Türkiye'nin en iyi köşe yazarları en güzel köşe yazıları ile Hürriyet'te! Usta yazarlar ve gündemi değerlendiren köşe yazılarını takip edin.

National sovereignty

Many countries have "national sovereignty" celebrations in various forms. Some mark it as "constitution day," while some celebrate it as a "national day" marking the end of the occupation, or some as the start of their independence campaign. It is a very important term, of course, for those who can understand or who are aware of how painful the absence of national sovereignty might be.

Is there any other country in the world that marks this day as "National Sovereignty and Children’s Day"? What is the correlation between national sovereignty and children? To understand the true importance of this day for the Turkish people and state, how and when the Turkish Parliament was established must be examined. The Turkish Parliament was established in the middle of the War of Independence, and it was perhaps the sole Parliament the world has ever seen which not only struggled to build a new republic on the ashes of an empire but which itself commandeered the national struggle for regaining the independence of the occupied motherland.

Headed by Mustafa Kemal Atatürk, the founders of the modern Turkish Republic preferred to transfer sovereignty, which until that day was considered divine, to the nation. Instead of imposing themselves as "absolute rulers" they established a legislature in the middle of the war and allowed the national will to enlighten the road to independence. It was the government and the military forces of Parliament that waged the war and won the country’s independence. It was how the Turkish Republic was established.

Thus, April 23 is the day when all the characteristics we identify today as those of modern Turkey were laid down stone by stone, step by step. It was that Parliament that proclaimed Ankara the capital of the new state and secularism the guarantor of freedom of conscience, declared equality of all before the law, and most important of all, introduced the modern and landmark principle: Sovereignty rests unconditionally with the people.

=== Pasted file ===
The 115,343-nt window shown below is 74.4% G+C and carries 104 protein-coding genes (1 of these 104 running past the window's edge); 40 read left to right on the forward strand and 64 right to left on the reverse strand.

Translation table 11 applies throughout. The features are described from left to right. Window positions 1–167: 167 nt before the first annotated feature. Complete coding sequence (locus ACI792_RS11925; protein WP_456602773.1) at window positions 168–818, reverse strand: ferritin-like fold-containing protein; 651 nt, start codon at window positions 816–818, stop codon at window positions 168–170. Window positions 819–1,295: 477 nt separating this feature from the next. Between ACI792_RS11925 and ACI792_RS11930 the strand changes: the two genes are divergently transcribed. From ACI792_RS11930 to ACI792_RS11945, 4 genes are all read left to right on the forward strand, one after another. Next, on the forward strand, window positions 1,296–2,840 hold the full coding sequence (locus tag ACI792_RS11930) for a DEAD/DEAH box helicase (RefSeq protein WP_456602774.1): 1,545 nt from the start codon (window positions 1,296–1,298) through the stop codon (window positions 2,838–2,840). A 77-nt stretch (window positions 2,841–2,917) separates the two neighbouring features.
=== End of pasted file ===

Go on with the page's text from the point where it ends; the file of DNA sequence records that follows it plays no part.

Supremacy of the national will
So easy to say now. So easy to talk about now. But consider the conditions of that period, when part of the country still respected the sultan's government and what was left of the once-gigantic Ottoman Empire: the powerful mullahs insisting on the upholding of Sharia and the divine powers of the sultan and a mostly illiterate fatalist population that believed whatever happened came from Allah and had to be accepted as such. Still, a handful of brave men and women under the leadership of Atatürk managed to change the ill fate of this state and nation. They did not allocate lifetime posts to themselves. They did not set up dynasties. They established a secular republic respecting the supremacy of law and adhering to the principle of the supremacy of national will.

April 23 was not just a revolution. It was not just a change of the administrative and legislative system of a country. It was the day the Turkish nation started to emerge from the darkness of the past into a bright future. It was the date when the Turkish nation said even if the entire world united their might against the Turkish state, there were sons and daughters of that nation who were ready to sacrifice their lives to rescue their "ill-fated mother," as Mehmet Akif Ersoy wrote in the national anthem.

Turkey is now at a new threshold. For the first time since those very difficult times, we have a government headed with a power-obsessive understanding, aspiring to the powers of a sultan. We have cadres in top posts of the republic who share a different worldview and a rather sui generis interpretation Ğ if not outright rejection Ğ of the secularism principle that was so far considered in this country as the central pillar of the success of Turkey having democratic governance in a predominantly Muslim society. In the new period and in full conformity with global trends, it is obvious that Turkish society will become more conservative and, compared to the past, there will be a surge in religious sensitivities. This is a new period that we will hopefully survive without compromising democracy and will emerge out of it in the long too distant future by further consolidating the democratic tradition in this country.

This is a challenging test that the Turkish democracy should not fail.